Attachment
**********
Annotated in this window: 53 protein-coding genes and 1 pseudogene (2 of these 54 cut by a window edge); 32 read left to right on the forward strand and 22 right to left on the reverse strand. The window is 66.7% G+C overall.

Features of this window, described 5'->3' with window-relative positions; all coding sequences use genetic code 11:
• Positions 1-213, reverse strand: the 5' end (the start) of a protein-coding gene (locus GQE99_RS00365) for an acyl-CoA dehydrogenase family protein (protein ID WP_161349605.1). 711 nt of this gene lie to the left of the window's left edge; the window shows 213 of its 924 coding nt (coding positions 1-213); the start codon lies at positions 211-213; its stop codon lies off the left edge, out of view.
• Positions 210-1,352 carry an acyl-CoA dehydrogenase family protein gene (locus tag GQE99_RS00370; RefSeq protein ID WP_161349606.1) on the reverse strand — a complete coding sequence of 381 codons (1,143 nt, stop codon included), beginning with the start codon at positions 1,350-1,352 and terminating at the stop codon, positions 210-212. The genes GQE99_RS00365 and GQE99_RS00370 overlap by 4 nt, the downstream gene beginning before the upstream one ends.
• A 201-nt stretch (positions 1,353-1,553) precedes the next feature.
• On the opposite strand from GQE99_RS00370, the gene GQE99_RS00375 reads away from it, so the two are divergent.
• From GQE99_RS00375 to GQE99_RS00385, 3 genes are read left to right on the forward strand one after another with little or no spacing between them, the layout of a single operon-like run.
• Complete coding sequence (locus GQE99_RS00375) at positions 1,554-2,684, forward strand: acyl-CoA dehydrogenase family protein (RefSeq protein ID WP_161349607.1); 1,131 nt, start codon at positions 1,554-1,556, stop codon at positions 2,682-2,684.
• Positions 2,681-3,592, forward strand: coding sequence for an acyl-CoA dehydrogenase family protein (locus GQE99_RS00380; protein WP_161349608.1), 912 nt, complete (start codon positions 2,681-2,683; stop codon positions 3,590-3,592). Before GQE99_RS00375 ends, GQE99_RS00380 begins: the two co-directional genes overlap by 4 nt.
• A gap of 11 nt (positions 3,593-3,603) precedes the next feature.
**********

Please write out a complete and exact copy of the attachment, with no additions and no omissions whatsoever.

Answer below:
Annotated in this window: 53 protein-coding genes and 1 pseudogene (2 of these 54 cut by a window edge); 32 read left to right on the forward strand and 22 right to left on the reverse strand. The window is 66.7% G+C overall.

Features of this window, described 5'->3' with window-relative positions; all coding sequences use genetic code 11:
• Positions 1-213, reverse strand: the 5' end (the start) of a protein-coding gene (locus GQE99_RS00365) for an acyl-CoA dehydrogenase family protein (protein ID WP_161349605.1). 711 nt of this gene lie to the left of the window's left edge; the window shows 213 of its 924 coding nt (coding positions 1-213); the start codon lies at positions 211-213; its stop codon lies off the left edge, out of view.
• Positions 210-1,352 carry an acyl-CoA dehydrogenase family protein gene (locus tag GQE99_RS00370; RefSeq protein ID WP_161349606.1) on the reverse strand — a complete coding sequence of 381 codons (1,143 nt, stop codon included), beginning with the start codon at positions 1,350-1,352 and terminating at the stop codon, positions 210-212. The genes GQE99_RS00365 and GQE99_RS00370 overlap by 4 nt, the downstream gene beginning before the upstream one ends.
• A 201-nt stretch (positions 1,353-1,553) precedes the next feature.
• On the opposite strand from GQE99_RS00370, the gene GQE99_RS00375 reads away from it, so the two are divergent.
• From GQE99_RS00375 to GQE99_RS00385, 3 genes are read left to right on the forward strand one after another with little or no spacing between them, the layout of a single operon-like run.
• Complete coding sequence (locus GQE99_RS00375) at positions 1,554-2,684, forward strand: acyl-CoA dehydrogenase family protein (RefSeq protein ID WP_161349607.1); 1,131 nt, start codon at positions 1,554-1,556, stop codon at positions 2,682-2,684.
• Positions 2,681-3,592, forward strand: coding sequence for an acyl-CoA dehydrogenase family protein (locus GQE99_RS00380; protein WP_161349608.1), 912 nt, complete (start codon positions 2,681-2,683; stop codon positions 3,590-3,592). Before GQE99_RS00375 ends, GQE99_RS00380 begins: the two co-directional genes overlap by 4 nt.
• A gap of 11 nt (positions 3,593-3,603) precedes the next feature.